History of Cellulose Acetate

History of cellulose acetate

In 1908, brothers Camille and Henri Dreyfus began their lifelong work with cellulose acetate in Basel, Switzerland. The Dreyfus brothers researched and developed cellulose acetate products for the film industry and were in search of a nonflammable alternative to celluloid. It was soon discovered that cellulose acetate was a well-suited product for the development of fiber applications as well, and they began to create products with unprecedented solubility and high viscosity.a

The Dreyfus’ developments in acetate lacquers and plastic film were sold largely to the celluloid industry in Germany and France, and to Pathe Fréres in Paris for nonflammable motion picture film base. A small, but growing amount of acetate lacquer, called dope, was sold to the expanding aircraft industry to coat wing coverings and fuselage, an important resource during World War I.

Production during the war delayed commercialization of acetate fiber, however the demand from the Allied Governments for this lacquer/dope would help to establish factories in the United States and England.a

Much effort was put into developing an efficient and effective dye process for cellulose acetate during this time. Soon, acetate yarn was being dyed in a wide range of colors and shades. It was sufficiently colorfast for the commercial markets, especially consumer applications.a

  • 1905: Swiss brothers Camille and Henri Dreyfus develop the first commercial process to manufacture cellulose acetate.
  • 1918: Under the direction of Camille Dreyfus, American Cellulose and Chemical Manufacturing Company was incorporated in the state of Delaware and the Cumberland plant is named Amcelle, after the company name. This marks the beginning of Celanese in America.
  • 1921: British Celanese begins commercial production of acetate yarn.b
  • 1924: Celanese opens the first commercial acetate filament operation in Cumberland, Maryland. On Christmas Day, Amcelle spun the first acetate yarn in the United States.
  • 1927: American Cellulose and Chemical Manufacturing Company changed its name to Celanese Corporation of America.b
  • 1928: Eastman Chemical Company builds its first pilot plant for the production of cellulose acetate yarn, which would go into large scale production by 1931.c
  • 1937: Eastman begins manufacturing acetate dyestuffs.c
  • 1938: Daicel begins manufacturing cellulose acetate.
  • 1939: The Celanese Celco plant in Narrows, Virginia begins operations on Christmas Day.
  • 1947: Celanese opens a manufacturing facility in Ocotlan, Jalisco, Mexico, with the production of acetate filament.
  • 1952: Eastman introduces Chromspun solution-dyed yarn.c
  • 1956: Ryoko Acetate Co., Ltd. (renamed Mitsubishi Vonnel Co., Ltd. in 1958) established to begin commercial production of acetate fiber (absorbed by Mitsubishi Rayon Co., Ltd. in 1989).d
  • 1956: Celanese begins to supply Acetate Tow.
  • 1958: Mitsubishi starts production of Carolan (now Lynda) diacetate filament. d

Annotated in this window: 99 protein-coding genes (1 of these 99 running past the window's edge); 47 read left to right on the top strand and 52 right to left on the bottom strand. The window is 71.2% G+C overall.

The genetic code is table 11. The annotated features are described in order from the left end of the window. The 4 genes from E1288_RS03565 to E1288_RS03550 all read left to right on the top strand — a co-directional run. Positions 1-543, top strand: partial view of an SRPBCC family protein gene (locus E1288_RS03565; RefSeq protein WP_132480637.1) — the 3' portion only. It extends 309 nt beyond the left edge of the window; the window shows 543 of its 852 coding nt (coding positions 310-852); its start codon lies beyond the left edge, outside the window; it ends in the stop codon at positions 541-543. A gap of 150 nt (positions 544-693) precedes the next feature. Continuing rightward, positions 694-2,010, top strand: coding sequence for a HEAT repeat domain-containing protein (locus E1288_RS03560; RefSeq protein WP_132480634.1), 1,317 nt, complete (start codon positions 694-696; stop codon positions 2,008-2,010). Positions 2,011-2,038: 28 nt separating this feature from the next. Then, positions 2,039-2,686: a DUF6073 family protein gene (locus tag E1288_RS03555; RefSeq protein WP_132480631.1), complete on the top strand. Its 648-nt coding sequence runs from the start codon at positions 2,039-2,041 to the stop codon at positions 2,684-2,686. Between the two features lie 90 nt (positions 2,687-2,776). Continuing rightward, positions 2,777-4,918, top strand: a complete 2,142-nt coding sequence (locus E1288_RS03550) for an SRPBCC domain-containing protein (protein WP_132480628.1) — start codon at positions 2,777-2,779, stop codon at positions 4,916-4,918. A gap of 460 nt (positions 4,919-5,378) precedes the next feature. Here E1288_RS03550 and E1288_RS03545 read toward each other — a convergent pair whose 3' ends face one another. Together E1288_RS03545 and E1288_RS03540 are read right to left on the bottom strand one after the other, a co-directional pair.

• 1958: Daicel begins manufacturing filter tow.
  • 1962: Mitsubishi Carolan diacetate tow begins. d
  • 1965: Celanese opens a manufacturing facility in Lanaken, Belgium.
  • 1967: Mitsubishi Soalon triacetate fiber production begins. d
  • 1989: First Celanese-Nantong Cellulose Fibers Company joint venture starts production.
  • 2000: Global Acetate Manufacturers Association founded in Brussels.
  • 2010: Sichuan Push Acetati joins cellulose acetate family.

 

Throughout the past century, cellulose acetate has expanded from its origins in film applications to consumer apparel, home furnishings, medical tape, industrial applications, velvets, ribbons, and more. Acetate has found itself particularly popular in the dress and suit linings segments thanks to its silky qualities and comfort (click here for more information on acetate filament) experienced by the consumer. To learn more about acetate yarn applications, click here.

Read more about the Dreyfus brothers here.

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100 years of success for cellulose acetate

Starting as a lacquer for planes in World War I, Cellulose Acetate reflects a century of change. It was a part of the development of new synthetic textiles and one of the first bio-based plastics. It continues to be used for everything from high quality playing cards to adhesive tape. It also has new high-tech filter applications. Today around 90% of annual cellulose acetate production is used for cigarette filters. Overall more than 1,000 kilo tons are used for all the different applications annually.

a History. (n.d.). Retrieved from http://www.dreyfus.org/about/history.shtml
b The birth of Celanese (1921–1950s). (n.d.). Retrieved from http://www.celanese.com/About-Us/History/1921-1950.aspx
c History timeline. (n.d.). Retrieved from http://www.eastman.com/Company/About_Eastman/History/Pages/History_Timeline.aspx
d Corporate history (n.d.). Retrieved from http://www.mrc.co.jp/english/corporate/history.html